By Mihaela Rodina (AFP)
BUCHAREST — Romanian activists on Monday called for honouring the victims of the country's December 1989 anti-communist revolt, as re-elected President Traian Basescu was sworn into office, paying homage to their "sacrifice".
"We are calling on all Bucharesters to honour the heroes who gave their lives for our freedom," said a statement from the association December 21, representing those who helped bring down communist dictator Nicolae Ceausescu.
"Twenty years ago, Romanians vanquished the all-invasive fear and rose up against the communist regime," the statement said.
On December 21 and 22, 1989, some 48 people were shot dead in downtown Bucharest when Romania's army and the secret police, the Securitate, opened fire on peaceful protesters. Several thousand more were injured, arrested and tortured.
Previously, protests had erupted in Timisoara, the western Romanian city that has become a symbol of the revolution. There too, the crackdown took its toll, with about a 100 dead and several hundred injured.
A total of 1,104 Romanians were killed during the events: 162 before Ceausescu fled from power on December 22, and another 942 after that date.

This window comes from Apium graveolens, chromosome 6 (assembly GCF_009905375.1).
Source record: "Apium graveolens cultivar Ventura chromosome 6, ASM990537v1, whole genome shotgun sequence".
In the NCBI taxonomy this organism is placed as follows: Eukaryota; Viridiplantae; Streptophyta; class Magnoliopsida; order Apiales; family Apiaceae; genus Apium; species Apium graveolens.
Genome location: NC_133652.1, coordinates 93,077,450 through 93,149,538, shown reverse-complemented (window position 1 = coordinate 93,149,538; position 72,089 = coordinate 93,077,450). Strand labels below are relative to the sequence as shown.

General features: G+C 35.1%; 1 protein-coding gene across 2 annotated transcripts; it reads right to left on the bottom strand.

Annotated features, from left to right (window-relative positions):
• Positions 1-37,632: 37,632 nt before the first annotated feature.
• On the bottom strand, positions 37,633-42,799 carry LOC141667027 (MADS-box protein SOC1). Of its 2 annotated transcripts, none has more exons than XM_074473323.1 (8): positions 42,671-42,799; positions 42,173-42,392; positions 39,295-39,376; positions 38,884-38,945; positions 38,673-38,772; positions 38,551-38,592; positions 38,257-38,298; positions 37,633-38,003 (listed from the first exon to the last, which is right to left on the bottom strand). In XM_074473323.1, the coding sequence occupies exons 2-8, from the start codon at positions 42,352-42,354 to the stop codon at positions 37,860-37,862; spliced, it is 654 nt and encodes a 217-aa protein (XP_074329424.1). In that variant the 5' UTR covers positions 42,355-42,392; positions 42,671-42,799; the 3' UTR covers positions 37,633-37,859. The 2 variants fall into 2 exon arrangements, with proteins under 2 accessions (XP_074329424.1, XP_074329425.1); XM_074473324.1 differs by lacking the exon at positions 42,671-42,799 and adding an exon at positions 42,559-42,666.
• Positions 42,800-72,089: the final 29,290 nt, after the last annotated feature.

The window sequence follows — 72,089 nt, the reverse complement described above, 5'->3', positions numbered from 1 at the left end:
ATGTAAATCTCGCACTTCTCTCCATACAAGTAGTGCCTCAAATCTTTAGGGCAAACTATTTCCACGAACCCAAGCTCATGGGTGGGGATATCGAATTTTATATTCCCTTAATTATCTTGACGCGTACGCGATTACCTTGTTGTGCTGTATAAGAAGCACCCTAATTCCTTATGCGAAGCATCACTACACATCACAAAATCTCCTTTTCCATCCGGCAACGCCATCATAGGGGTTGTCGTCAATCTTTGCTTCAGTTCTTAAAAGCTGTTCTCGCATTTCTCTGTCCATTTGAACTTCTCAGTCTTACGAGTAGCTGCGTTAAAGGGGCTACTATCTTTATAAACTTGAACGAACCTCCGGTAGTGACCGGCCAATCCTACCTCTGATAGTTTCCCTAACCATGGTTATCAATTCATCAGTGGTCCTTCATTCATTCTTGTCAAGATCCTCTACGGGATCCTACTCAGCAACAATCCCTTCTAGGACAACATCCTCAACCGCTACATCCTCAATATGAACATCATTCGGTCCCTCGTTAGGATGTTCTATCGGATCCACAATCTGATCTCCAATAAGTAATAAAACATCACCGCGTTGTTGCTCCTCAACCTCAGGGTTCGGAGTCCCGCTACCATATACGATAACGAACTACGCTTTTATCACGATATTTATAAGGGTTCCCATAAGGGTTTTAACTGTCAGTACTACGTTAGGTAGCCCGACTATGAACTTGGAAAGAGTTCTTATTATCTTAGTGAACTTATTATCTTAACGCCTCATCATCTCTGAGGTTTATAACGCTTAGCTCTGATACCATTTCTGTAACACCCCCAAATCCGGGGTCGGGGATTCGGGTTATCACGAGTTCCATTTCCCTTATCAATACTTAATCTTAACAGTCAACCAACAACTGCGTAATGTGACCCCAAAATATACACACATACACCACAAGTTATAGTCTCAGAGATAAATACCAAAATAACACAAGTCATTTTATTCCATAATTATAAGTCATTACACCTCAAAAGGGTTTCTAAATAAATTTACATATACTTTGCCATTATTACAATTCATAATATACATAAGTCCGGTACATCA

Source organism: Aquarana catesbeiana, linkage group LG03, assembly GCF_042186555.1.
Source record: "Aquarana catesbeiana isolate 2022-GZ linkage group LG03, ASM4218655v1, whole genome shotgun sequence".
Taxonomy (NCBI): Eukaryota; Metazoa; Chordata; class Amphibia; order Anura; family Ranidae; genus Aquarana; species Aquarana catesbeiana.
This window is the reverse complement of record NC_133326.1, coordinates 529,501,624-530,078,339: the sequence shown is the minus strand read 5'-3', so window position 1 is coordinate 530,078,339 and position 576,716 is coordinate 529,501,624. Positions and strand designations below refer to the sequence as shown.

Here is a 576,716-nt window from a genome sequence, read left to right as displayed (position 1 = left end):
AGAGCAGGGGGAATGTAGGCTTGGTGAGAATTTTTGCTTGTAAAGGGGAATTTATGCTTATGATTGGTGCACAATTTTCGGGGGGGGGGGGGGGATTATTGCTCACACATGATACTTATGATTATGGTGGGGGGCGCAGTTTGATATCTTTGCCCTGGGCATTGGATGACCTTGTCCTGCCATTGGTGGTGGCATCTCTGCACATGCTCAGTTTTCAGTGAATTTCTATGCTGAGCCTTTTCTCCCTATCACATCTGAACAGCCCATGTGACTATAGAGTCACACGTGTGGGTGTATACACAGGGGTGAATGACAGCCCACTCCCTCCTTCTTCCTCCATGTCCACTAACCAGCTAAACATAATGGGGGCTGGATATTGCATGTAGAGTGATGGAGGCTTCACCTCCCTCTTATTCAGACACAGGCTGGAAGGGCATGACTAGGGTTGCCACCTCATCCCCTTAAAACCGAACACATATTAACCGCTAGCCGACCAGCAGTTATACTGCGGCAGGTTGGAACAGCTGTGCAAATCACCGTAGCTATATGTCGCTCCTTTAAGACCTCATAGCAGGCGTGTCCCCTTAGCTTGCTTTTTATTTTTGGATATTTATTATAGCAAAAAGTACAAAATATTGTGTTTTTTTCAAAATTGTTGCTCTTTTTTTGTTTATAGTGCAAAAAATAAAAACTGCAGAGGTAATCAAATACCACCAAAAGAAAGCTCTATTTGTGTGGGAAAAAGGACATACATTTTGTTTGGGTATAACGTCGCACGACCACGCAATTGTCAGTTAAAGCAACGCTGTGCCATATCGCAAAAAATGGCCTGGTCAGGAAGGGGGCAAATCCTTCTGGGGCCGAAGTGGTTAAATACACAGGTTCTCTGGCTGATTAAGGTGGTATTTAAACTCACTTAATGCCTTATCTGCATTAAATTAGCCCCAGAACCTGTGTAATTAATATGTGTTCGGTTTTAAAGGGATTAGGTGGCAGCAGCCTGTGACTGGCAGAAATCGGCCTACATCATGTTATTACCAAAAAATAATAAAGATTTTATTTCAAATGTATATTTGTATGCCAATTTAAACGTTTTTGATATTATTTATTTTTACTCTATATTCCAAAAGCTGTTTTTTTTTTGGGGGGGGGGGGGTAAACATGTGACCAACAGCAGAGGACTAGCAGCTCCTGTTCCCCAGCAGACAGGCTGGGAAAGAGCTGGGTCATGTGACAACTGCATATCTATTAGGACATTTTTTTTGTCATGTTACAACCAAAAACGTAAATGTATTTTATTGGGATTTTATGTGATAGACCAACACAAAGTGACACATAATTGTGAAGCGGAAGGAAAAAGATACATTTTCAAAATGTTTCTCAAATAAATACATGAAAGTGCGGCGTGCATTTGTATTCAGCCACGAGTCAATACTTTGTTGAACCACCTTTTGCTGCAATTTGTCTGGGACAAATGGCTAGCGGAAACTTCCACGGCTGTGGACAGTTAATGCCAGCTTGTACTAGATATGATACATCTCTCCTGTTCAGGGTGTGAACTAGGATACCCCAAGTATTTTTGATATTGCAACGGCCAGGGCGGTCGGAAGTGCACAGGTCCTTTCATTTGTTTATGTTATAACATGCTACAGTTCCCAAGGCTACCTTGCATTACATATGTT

On Monday, about 300 mostly young people marched in the centre of Bucharest, in memory of the victims of the revolt.
They chanted "freedom, freedom", "glory to the heroes". Some of them who gathered on University square, one of the hotspots of the revolution, were carrying banners with the names of those who were killed on December 21, 1989.
"Twenty years on, we feel the authorities have done their best to cover up the truth about those events," Teodor Maries, leader of the December 21 association, told AFP.
"What we have been asking for is that those who ordered the crackdown be tried, we have never said we want them dead," he added.
Apart from Ceausescu and his wife Elena, tried and executed in December 1989, few of the former communist leaders have been sentenced to prison.
Maries said many Romanians were disappointed by how things had turned out after the revolt.
"Back in December 1989, we had lofty ideals, we fought for freedom and democracy and hoped for a society free from corruption, where the judiciary may do its duty," he said.
Taking his oath for a second five-year term in office, Basescu paid homage to roughly "a thousand Romanians who gave their lives for freedom" in December 1989.
"Their sacrifice is the cornerstone of today's democratic institutions," he said, regretting that "Romanian society has the impression that all the truth has not been said and the culprits have not been punished."
Maries called on the president to build on his 2006 parliamentary speech, when he formally condemned the crimes of the communist regime.
A law banning former members of the communist nomenklatura from holding high official positions "would be most welcome," he said.
He also hoped the "criminals of December 1989" may finally go on trial.
"Otherwise, the condemnation of communism will only remain a symbolic gesture," he said.